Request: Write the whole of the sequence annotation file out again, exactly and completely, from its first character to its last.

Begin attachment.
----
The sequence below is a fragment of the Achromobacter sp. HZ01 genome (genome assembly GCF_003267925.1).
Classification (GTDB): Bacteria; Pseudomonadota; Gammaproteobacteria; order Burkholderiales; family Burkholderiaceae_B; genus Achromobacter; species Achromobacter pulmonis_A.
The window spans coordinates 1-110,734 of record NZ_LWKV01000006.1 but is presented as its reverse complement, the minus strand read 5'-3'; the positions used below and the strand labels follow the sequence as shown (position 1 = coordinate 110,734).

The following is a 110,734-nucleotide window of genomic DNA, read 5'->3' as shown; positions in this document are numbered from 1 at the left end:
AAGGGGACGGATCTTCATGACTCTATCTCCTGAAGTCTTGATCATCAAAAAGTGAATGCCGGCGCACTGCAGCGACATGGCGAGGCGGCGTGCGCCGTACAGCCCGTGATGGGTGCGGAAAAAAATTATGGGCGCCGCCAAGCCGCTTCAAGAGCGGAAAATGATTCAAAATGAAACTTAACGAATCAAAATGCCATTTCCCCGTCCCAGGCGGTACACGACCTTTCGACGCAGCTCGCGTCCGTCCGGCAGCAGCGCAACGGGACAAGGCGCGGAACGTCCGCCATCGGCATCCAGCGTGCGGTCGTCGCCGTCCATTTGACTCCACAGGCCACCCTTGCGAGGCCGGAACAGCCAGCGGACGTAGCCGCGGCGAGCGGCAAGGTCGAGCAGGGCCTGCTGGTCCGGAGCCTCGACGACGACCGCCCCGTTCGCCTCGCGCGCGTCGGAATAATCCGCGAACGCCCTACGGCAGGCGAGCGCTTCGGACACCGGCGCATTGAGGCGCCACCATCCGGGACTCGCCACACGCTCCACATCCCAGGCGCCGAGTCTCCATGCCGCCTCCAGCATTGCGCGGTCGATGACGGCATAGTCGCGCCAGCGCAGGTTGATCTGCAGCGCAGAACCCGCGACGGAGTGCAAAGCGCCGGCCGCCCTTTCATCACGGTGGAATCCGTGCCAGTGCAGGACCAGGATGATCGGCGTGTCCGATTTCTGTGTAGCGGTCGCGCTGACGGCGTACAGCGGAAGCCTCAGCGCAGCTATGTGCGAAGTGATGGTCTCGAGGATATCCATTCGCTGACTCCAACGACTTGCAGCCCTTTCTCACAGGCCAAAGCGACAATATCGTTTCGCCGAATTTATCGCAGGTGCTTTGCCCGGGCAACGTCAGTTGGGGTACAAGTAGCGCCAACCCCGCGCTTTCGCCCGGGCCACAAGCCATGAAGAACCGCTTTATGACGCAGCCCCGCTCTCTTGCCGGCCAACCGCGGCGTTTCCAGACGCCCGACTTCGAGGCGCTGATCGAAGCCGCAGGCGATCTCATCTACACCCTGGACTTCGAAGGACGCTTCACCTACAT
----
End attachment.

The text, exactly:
The sequence below is a fragment of the Achromobacter sp. HZ01 genome (genome assembly GCF_003267925.1).
Classification (GTDB): Bacteria; Pseudomonadota; Gammaproteobacteria; order Burkholderiales; family Burkholderiaceae_B; genus Achromobacter; species Achromobacter pulmonis_A.
The window spans coordinates 1-110,734 of record NZ_LWKV01000006.1 but is presented as its reverse complement, the minus strand read 5'-3'; the positions used below and the strand labels follow the sequence as shown (position 1 = coordinate 110,734).

The following is a 110,734-nucleotide window of genomic DNA, read 5'->3' as shown; positions in this document are numbered from 1 at the left end:
AAGGGGACGGATCTTCATGACTCTATCTCCTGAAGTCTTGATCATCAAAAAGTGAATGCCGGCGCACTGCAGCGACATGGCGAGGCGGCGTGCGCCGTACAGCCCGTGATGGGTGCGGAAAAAAATTATGGGCGCCGCCAAGCCGCTTCAAGAGCGGAAAATGATTCAAAATGAAACTTAACGAATCAAAATGCCATTTCCCCGTCCCAGGCGGTACACGACCTTTCGACGCAGCTCGCGTCCGTCCGGCAGCAGCGCAACGGGACAAGGCGCGGAACGTCCGCCATCGGCATCCAGCGTGCGGTCGTCGCCGTCCATTTGACTCCACAGGCCACCCTTGCGAGGCCGGAACAGCCAGCGGACGTAGCCGCGGCGAGCGGCAAGGTCGAGCAGGGCCTGCTGGTCCGGAGCCTCGACGACGACCGCCCCGTTCGCCTCGCGCGCGTCGGAATAATCCGCGAACGCCCTACGGCAGGCGAGCGCTTCGGACACCGGCGCATTGAGGCGCCACCATCCGGGACTCGCCACACGCTCCACATCCCAGGCGCCGAGTCTCCATGCCGCCTCCAGCATTGCGCGGTCGATGACGGCATAGTCGCGCCAGCGCAGGTTGATCTGCAGCGCAGAACCCGCGACGGAGTGCAAAGCGCCGGCCGCCCTTTCATCACGGTGGAATCCGTGCCAGTGCAGGACCAGGATGATCGGCGTGTCCGATTTCTGTGTAGCGGTCGCGCTGACGGCGTACAGCGGAAGCCTCAGCGCAGCTATGTGCGAAGTGATGGTCTCGAGGATATCCATTCGCTGACTCCAACGACTTGCAGCCCTTTCTCACAGGCCAAAGCGACAATATCGTTTCGCCGAATTTATCGCAGGTGCTTTGCCCGGGCAACGTCAGTTGGGGTACAAGTAGCGCCAACCCCGCGCTTTCGCCCGGGCCACAAGCCATGAAGAACCGCTTTATGACGCAGCCCCGCTCTCTTGCCGGCCAACCGCGGCGTTTCCAGACGCCCGACTTCGAGGCGCTGATCGAAGCCGCAGGCGATCTCATCTACACCCTGGACTTCGAAGGACGCTTCACCTACAT